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Old April 2nd, 2006, 11:46 PM   #1
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PBS Flunks Test of Time

One thing that's worse than having no information, is having incorrect information. For two years, I've struggled with keeping the time of day correct on my DV/S-VHS dual-deck VCR. No matter how often I've set it, the next day, it's 3 minutes fast again. When we shifted to DST last night at 2 am, I finally figured it out. It has an auto time-setting feature that is run by the broadcast signal of local PBS stations, which have the contract to carry this service. Only they don't know the correct time. I pulled the antenna connection out and thought the problem was solved, as I never use its tuner, anyway. Not so. The PBS signal is so strong, that it gets into the VCR with nothing but the RF jack exposed. What's next, putting aluminum foil around it as a shield? I can't find a way to turn off the auto time feature. It's not a real problem, but it still annoys me. Anyone who depended on this service for their timed-programming, would always miss the previews for the next show. Good thing the time isn't 3 minutes slow or they'd miss the opening murders on "Law & Order".
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Old April 7th, 2006, 01:29 AM   #2
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There's the same problem in another northwest town (on the issue of really strong signals)... It aired on KING-TV's Evening Magazine once.
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Old April 8th, 2006, 05:44 PM   #3
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You think that's bad? The time is encoded into ALL the digital broadcasts, and many stations do not do well at keeping time. The worst part is that I have a Samsung SIRT165 over the air tuner, which is especially valuable, since it has a firewire connection to my DVHS VCR. The problem is, the tuner does all the recording scheduling, and controls the DVHS over firewire. Now comes the rub. The tuner starts the recording based on the time from the STATION BEING RECORDED. I can't wait until the analog goes off, so they'll pay attention to the digital.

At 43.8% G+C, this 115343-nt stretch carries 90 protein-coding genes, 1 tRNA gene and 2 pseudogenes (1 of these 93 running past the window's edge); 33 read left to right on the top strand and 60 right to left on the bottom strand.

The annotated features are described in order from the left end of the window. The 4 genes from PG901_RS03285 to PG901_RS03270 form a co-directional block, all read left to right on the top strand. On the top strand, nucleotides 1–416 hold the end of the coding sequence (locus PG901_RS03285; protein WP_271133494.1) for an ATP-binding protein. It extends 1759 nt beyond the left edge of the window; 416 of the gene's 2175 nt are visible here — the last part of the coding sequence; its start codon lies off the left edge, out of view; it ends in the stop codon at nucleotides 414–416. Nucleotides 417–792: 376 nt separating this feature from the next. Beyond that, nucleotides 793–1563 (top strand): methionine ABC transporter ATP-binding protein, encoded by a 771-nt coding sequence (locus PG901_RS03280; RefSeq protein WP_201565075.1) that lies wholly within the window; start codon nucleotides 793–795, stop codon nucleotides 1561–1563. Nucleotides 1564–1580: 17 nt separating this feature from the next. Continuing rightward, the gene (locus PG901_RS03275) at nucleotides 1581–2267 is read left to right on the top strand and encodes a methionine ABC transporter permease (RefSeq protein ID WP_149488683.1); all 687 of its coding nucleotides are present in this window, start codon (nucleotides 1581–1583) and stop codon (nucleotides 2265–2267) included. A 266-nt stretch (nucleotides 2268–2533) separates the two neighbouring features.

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Old April 8th, 2006, 05:46 PM   #4
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I think the muppets just like messing with you :)
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Old April 9th, 2006, 07:18 AM   #5
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Quote:
Originally Posted by Keith Forman
I think the muppets just like messing with you :)
The Muppets would do a better job of keeping time. I think I've figured out one way the PBS stations give us the wrong time. As David says, all their digital broadcasts have the time encoded in them. So, if a program is scheduled for broadcast at 9:00 pm, when it starts running, it sends a message to all the digital tuners that it is 9:00 pm. Only problem is, that PBS stations don't always adhere to a tight time-schedule, as commercial stations do. They often start a program late, needing to spend time cajoling us to contribute money. It would be well-deserved for them to lose the time-service contract. Why not just end the service entirely? Have people become so helpless they can't even set their own clocks?
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Old April 9th, 2006, 01:00 PM   #6
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Do the VCRs flashing 12:00 across America answer your question? It is really sad these days, eh?
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Old April 12th, 2006, 09:09 PM   #7
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Quote:
Originally Posted by Keith Forman
Do the VCRs flashing 12:00 across America answer your question? It is really sad these days, eh?
And if that doesn't, the advent of the venerable VCR-Plus thingy does for sure.

My old Sony VCR (ca. 1992) doesn't have the auto-clock feature. The Comcast cable box is self-sufficient, and apparently accurate. I adjust all my clocks and timepieces to station WWV twice a year (spring-forward and fall-back) and most behave themselves.

Still, why does Fox often start the Simpsons (even repeats) a minute early? Why does ABC start a number of programs exactly 1 minute after the hour? I've heard it's an anti-Tivo thing, who knows?
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Old April 12th, 2006, 09:20 PM   #8
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Quote:
Originally Posted by Doug Boze
Still, why does Fox often start the Simpsons (even repeats) a minute early? Why does ABC start a number of programs exactly 1 minute after the hour?
I've read that these schedule oddities are done as a way to catch channel surfers during the credits or commercials on another network....
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Old April 13th, 2006, 06:39 AM   #9
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A strong PBS signal is good, no? I'm thinking of going to rabbit ears myself so a strong PBS signal from Seattle would be a nice addition to CBC. :-)
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